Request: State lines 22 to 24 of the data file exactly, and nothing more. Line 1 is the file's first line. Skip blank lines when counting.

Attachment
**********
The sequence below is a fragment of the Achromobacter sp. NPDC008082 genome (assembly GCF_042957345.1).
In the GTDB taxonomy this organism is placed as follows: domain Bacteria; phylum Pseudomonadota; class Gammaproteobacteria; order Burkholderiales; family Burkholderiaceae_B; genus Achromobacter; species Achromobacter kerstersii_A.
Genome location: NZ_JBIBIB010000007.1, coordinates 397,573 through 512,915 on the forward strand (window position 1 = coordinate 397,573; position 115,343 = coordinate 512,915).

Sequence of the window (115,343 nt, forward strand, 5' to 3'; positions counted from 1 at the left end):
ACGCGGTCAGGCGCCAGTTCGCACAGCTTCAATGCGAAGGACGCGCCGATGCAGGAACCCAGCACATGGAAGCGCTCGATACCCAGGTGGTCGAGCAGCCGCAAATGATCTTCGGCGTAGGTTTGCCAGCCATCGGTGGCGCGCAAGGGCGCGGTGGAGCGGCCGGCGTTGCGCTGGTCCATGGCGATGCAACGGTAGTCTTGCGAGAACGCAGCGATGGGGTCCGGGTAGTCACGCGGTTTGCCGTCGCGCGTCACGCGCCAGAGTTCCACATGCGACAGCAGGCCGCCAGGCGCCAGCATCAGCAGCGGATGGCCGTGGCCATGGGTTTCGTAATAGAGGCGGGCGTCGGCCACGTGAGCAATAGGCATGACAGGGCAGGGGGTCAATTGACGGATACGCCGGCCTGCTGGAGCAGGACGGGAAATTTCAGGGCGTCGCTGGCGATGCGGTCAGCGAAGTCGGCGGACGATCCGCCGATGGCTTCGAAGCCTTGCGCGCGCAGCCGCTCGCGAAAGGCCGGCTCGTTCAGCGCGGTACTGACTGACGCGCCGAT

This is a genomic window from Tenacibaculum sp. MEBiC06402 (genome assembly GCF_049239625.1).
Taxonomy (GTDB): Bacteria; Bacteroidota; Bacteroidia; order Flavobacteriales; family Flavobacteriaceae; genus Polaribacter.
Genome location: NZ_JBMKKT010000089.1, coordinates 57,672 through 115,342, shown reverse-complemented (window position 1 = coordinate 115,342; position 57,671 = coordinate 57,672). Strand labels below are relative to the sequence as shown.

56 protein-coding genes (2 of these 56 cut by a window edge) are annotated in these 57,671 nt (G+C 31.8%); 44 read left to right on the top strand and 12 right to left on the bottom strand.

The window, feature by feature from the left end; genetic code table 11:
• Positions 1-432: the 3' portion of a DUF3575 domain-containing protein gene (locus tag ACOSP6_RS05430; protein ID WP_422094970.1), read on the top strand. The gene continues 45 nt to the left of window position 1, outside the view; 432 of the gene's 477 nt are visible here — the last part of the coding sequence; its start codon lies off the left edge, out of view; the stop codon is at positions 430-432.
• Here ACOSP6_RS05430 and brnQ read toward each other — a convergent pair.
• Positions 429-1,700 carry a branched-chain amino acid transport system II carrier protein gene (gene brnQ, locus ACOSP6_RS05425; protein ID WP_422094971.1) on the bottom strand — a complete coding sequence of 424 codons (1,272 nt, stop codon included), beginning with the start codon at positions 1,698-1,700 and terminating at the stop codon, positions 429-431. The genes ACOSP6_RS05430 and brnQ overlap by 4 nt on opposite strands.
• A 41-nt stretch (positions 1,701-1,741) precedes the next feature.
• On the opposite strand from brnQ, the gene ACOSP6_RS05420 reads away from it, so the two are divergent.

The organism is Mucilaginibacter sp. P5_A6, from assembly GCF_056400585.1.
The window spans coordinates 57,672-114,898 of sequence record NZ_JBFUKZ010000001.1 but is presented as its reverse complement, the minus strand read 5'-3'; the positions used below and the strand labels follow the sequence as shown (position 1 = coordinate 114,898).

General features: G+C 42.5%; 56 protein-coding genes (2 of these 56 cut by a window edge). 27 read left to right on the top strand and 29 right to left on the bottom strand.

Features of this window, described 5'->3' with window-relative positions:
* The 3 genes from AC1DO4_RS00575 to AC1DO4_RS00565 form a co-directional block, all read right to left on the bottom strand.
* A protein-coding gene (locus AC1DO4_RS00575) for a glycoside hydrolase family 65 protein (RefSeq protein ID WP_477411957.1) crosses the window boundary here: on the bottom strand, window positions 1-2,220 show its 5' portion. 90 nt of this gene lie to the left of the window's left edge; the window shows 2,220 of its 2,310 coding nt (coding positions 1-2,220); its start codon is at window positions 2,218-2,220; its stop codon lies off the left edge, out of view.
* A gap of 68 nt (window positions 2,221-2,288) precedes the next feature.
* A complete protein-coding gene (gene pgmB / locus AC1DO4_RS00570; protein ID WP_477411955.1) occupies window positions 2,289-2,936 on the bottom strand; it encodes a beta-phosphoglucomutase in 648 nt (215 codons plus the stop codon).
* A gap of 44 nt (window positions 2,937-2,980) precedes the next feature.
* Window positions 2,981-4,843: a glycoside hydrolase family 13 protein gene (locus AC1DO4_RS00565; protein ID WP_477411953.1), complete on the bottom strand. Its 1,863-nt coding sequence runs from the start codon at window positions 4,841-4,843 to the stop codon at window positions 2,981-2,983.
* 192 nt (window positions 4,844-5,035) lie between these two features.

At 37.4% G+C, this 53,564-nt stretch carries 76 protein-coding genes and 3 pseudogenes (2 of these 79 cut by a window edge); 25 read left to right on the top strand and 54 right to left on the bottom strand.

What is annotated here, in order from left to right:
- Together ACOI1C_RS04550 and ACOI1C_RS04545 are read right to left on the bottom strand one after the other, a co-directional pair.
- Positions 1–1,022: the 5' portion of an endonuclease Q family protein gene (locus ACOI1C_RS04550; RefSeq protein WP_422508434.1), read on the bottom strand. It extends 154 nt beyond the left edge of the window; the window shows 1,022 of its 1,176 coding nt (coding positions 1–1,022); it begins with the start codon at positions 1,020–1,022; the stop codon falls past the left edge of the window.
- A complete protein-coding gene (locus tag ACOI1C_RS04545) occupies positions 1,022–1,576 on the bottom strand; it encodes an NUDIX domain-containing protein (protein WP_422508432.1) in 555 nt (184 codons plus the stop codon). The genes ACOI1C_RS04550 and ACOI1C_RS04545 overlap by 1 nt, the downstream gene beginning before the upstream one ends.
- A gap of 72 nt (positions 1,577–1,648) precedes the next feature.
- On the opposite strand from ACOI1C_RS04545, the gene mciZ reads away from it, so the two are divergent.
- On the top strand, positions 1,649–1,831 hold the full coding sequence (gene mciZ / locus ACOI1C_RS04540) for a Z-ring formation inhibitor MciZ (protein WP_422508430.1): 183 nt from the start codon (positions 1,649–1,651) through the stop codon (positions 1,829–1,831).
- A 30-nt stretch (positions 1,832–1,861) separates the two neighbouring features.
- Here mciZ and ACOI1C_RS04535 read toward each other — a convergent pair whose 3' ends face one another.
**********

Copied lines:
* A gap of 68 nt (window positions 2,221-2,288) precedes the next feature.
* A complete protein-coding gene (gene pgmB / locus AC1DO4_RS00570; protein ID WP_477411955.1) occupies window positions 2,289-2,936 on the bottom strand; it encodes a beta-phosphoglucomutase in 648 nt (215 codons plus the stop codon).
* A gap of 44 nt (window positions 2,937-2,980) precedes the next feature.